The passion for simply abiding in the company of Jesus is the very heart of discipleship.
When Jesus one day showed his Apostles how to bring in an overwhelming catch of fish, Peter's reaction was to fall down at Jesus' knees and exclaim: Depart from me, for I am a sinful man, O Lord. But Peter's reaction was very different on the occasion when Jesus presented himself to the world as the Bread of Life and many found the teaching difficult and began to turn their backs on him. As the Lord pointedly asked the Twelve, Will you also go away? Simon Peter answered him, Lord, to whom shall we go? You have the words of eternal life. These are indeed the two apparently opposite impulses that define the essence of discipleship: on the one hand, the consciousness of one's utter unworthiness to abide in the presence of the holy God and, simultaneously, one's desperate need precisely to abide in that presence, only source of lasting life and joy….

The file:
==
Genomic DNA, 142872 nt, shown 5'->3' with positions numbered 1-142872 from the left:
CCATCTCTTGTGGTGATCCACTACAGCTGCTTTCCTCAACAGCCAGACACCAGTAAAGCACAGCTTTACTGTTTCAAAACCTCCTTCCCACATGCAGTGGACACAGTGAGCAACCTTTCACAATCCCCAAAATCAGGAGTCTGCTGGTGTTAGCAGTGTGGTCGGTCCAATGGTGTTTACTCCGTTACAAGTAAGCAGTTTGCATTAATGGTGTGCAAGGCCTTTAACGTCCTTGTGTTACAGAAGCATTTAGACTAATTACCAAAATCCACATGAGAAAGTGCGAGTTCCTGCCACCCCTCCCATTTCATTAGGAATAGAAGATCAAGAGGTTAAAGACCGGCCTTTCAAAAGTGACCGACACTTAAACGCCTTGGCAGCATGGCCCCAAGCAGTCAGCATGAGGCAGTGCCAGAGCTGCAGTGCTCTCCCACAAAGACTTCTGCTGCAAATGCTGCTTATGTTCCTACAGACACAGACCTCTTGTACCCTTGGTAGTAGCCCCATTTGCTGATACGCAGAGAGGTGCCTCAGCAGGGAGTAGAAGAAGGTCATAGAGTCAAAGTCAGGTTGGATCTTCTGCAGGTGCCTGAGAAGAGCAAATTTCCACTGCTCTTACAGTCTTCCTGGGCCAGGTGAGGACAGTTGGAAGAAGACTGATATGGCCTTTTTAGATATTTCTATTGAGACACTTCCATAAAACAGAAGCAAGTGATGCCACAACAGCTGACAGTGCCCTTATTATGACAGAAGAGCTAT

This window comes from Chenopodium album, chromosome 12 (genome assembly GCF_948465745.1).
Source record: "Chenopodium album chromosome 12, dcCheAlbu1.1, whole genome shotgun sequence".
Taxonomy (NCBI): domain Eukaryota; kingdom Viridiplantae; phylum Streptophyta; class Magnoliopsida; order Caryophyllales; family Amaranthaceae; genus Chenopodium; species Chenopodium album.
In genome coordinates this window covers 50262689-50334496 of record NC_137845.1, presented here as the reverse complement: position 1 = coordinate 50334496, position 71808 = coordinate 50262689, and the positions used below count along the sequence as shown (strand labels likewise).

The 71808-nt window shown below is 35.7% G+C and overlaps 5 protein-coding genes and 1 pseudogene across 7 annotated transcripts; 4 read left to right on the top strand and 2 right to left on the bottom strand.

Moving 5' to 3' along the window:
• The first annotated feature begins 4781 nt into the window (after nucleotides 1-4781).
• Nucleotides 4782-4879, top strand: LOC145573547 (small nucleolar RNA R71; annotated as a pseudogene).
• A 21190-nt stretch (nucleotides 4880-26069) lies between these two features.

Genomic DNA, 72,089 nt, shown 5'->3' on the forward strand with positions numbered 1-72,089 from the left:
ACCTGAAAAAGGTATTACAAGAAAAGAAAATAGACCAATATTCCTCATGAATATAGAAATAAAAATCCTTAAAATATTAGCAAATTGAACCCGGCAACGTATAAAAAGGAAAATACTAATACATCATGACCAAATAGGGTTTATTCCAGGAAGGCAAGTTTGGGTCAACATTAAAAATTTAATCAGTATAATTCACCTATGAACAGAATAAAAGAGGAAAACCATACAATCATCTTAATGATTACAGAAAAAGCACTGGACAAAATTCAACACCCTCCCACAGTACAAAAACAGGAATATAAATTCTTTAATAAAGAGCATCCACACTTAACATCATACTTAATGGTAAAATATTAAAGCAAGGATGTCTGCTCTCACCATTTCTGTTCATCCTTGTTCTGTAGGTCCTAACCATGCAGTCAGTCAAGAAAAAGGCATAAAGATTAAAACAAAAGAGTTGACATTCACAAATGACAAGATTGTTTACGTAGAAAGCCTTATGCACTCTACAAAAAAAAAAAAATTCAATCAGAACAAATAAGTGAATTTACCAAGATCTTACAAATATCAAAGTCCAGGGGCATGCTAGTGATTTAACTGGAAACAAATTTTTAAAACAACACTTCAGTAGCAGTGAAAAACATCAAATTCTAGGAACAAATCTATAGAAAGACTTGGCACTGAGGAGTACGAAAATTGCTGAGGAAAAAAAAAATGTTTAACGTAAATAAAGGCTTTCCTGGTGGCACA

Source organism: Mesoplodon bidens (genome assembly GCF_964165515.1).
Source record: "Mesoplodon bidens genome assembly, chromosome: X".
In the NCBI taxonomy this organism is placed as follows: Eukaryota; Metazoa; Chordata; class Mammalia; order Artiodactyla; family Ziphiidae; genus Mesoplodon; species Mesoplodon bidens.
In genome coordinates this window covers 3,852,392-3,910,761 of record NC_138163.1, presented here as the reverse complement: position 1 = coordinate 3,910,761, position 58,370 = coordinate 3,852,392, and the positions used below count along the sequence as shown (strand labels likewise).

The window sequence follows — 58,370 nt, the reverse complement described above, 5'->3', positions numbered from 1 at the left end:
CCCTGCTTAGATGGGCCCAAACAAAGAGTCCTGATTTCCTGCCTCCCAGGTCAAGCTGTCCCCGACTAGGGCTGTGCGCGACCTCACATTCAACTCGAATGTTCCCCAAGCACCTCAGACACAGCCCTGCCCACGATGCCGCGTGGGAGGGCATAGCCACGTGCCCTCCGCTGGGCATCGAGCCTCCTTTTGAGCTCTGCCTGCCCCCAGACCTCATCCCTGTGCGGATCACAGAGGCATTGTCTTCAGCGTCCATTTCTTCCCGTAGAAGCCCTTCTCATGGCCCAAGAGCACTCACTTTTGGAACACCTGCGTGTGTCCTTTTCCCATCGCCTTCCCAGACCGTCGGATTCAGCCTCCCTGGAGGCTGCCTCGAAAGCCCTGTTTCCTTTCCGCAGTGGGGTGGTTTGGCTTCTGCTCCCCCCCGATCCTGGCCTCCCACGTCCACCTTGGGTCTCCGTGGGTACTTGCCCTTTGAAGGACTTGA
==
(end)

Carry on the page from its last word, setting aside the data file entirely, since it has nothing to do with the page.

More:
The passion for simply abiding in the company of Jesus, the need continually to be with him in every sense of that verb, is the very heart of discipleship.
Father Erasmo Leiva-Merikakis. "Coming to Jesus." excerpt from The Way of the Disciple (San Francisco: Ignatius Press, 2003).
Reprinted with permission of the publisher, Ignatius Press.
Erasmo Leiva-Merikakis received his Ph.D. in Comparative Literature and Theology from Emory University. His areas of interest include liturgy and liturgical texts, Georg Trakl's poetry, the Gospel of Matthew, French and German poetry of the late nineteenth and early twentieth centuries, Greek and Roman classics, and Dante. He is the author of Fire of Mercy: Heart of the Word, a two-volume commentary on the Gospel of Matthew, Love's Sacred Order: The Four Loves Revisited, and The Way of the Disciple. He has also translated numerous works for Ignatius Press.Copyright © 2003 Ignatius Press
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